RSA tokens thought to be behind second defense contractor hack
Information that could enable attackers to break the RSA SecurID token is believed to have been used in attacks against major defense contractor L-3 Communications, which followed a similar breach against Lockheed Martin.
Fallout from a breach at EMC Corp.’s RSA Security division earlier this year continues to cascade through the defense industry, as information taken in that breach is believed to have been used against major contractor L-3 Communications Holdings Inc. The report follows a similar attack against contracting giant Lockheed Martin.
The L-3 attack was reported May 27 by Reuters, which said attackers reportedly were able to spoof the passcode from an RSA SecurID token.
Similar data is believed to have been used in a May 21 attempt to access Lockheed Martin, which the company described as a “significant and tenacious attack on its information systems network.”
L-3 was formed out of 10 business units from Lockheed that were spun off during Lockheed’s acquisition of Martin Marietta.
The RSA breach, reported in March, was described by the company as an Advanced Persistent Threat that targeted information related to the SecurID two-factor authentication product. Although details of that attack still have not been released, it is believed that information about the seed numbers used by an algorithm to generate one-time passcodes on the token was taken.
In a letter to customers, RSA Executive Chairman Art Coviello said that, although “the information extracted does not enable a successful direct attack on any of our RSA SecurID customers, this information could potentially be used to reduce the effectiveness of a current two-factor authentication implementation as part of a broader attack.”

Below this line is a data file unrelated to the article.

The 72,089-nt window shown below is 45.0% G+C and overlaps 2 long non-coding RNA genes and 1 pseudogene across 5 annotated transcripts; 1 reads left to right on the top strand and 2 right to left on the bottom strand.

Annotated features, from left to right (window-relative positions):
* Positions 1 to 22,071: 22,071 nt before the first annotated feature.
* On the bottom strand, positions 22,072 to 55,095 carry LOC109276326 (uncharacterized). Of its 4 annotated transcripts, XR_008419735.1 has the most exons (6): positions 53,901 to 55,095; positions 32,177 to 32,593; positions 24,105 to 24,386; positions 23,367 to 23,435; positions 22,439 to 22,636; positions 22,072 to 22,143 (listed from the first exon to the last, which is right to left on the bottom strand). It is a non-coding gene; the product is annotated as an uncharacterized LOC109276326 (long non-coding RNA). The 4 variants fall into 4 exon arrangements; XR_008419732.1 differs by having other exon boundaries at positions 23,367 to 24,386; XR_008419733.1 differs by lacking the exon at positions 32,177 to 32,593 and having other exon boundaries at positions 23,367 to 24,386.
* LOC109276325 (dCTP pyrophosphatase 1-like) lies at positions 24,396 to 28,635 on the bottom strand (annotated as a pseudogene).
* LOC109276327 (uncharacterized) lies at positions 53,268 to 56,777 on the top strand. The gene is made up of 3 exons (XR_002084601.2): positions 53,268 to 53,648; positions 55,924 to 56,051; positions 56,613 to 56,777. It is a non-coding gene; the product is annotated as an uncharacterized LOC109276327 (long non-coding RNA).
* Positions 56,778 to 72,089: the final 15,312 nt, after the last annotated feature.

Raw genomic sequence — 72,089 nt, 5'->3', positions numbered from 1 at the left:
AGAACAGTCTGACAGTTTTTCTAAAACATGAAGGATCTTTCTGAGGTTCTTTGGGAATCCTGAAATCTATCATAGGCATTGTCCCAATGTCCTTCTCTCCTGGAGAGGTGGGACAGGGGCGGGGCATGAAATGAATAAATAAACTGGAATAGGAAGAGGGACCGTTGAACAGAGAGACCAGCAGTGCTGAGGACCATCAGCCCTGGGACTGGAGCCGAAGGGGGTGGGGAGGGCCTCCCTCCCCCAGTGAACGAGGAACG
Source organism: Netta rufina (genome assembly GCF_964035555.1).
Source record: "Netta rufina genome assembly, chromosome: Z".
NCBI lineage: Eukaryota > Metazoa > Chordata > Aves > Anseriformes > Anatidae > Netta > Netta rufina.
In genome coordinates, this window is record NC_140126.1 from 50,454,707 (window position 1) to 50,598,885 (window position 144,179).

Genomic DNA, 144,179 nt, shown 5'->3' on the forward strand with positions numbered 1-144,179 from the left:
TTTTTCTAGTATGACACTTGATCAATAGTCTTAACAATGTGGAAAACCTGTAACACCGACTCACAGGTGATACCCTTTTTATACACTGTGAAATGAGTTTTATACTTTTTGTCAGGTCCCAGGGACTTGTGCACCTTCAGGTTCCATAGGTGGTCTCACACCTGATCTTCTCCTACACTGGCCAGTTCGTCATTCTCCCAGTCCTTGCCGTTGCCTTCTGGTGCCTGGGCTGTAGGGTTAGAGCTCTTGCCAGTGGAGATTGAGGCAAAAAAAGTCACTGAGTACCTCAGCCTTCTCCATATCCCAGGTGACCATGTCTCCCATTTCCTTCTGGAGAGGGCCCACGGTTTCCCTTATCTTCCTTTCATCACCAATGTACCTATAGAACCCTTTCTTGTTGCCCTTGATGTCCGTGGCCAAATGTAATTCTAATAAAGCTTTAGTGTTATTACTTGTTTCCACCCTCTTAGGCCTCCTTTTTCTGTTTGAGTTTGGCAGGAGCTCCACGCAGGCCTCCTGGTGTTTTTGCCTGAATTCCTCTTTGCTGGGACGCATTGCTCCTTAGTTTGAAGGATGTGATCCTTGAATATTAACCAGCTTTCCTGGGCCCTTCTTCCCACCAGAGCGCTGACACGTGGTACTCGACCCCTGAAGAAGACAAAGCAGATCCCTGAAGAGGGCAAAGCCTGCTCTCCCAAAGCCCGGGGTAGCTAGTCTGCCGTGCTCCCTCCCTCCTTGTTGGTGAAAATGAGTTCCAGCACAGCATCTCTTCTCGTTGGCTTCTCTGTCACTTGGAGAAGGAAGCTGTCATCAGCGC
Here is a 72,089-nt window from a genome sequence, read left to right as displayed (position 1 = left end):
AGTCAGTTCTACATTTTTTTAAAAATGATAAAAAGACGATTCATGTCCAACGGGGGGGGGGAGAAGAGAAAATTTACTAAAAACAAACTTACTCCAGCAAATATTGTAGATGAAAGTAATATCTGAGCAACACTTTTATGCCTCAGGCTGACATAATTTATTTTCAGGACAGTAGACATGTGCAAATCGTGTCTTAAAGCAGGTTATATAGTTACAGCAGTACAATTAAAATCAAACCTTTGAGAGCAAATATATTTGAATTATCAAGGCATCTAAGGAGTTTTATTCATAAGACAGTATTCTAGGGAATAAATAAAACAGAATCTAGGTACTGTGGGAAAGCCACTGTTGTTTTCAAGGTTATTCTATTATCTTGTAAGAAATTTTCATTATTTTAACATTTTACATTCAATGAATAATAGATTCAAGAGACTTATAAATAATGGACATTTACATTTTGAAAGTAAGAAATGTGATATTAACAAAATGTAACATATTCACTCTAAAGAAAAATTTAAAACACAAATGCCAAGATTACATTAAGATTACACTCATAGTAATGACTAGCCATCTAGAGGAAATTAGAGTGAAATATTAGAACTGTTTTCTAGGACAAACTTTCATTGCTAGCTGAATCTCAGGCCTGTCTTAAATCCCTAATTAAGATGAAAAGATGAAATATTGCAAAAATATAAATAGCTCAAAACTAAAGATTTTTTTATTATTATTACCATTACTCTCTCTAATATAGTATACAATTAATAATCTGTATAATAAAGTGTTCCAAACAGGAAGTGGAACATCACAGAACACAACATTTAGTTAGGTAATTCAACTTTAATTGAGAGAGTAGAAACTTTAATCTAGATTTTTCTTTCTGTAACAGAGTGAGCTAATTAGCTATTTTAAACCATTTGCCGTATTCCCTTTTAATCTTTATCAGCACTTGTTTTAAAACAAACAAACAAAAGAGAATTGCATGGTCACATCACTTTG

The broader attack appears to be what has happened at Lockheed Martin and L-3, according to observers in the industry.
Harry Sverdlove, CTO at Bit9, an end-point security company, said the Lockheed Martin attack apparently began with the compromise and installation of keylogger malware on a computer that remotely connected to the corporation’s network. That would let the attacker collect a log-in password and probably several one-time SecurID passcodes.
The passcodes cannot be reused and by themselves are useless. Likewise, the algorithm used to generate them is well-known, but is useless without a seed number that is used to determine what codes are generated. But if the attacker had access to several passcodes, it would be a trivial task to work through a database of seed numbers to determine which value was used to create the codes, Sverdlove said. The attacker could then use that value to generate viable passcodes that could be used with the password to log into the system.
“Whoever attacked Lockheed Martin was the same as attacked RSA or had access to information from the RSA breach,” Sverdlove said.
He said the exploit that delivered the keylogger to the remote computer likely came through a targeted phishing e-mail, the same technique that was used in the initial RSA attack and that also was used to break into systems at the Oak Ridge National Laboratory April. The series of attacks illustrates how vulnerable the most sophisticated defenses can be to a well-engineered phishing attack.
“It only took one infiltration vector to steal everything needed to defeat two-factor authentication,” Sverdlove said.
The attackers are not “one-trick ponies,” Sverdlove said. “They are raising the bar,” by building on initial successes to develop additional attacks.
Sverdlove said that “hardening” passwords used with two-factor authentication or using additional passwords provides no additional security in a system that has been compromised, because attackers are able to collect password data.
Ronald Rivest, professor of computer science at the Massachusetts Institute of Technology and originally the “R” in RSA, said there is no end in sight in the battle between attackers and defenders.
“It is not a problem you can solve,” Rivest said. “We will continue to see attacks and we will continue to see successful attacks.”
He compared cybersecurity to health care, in which new drugs and treatments are continually developed to improve health, although new germs and diseases continue to appear. Success is not determined by the ability to completely eliminate problems.
“There is no silver bullet,” Rivest said. “We must aim for steady progress, not perfection.”
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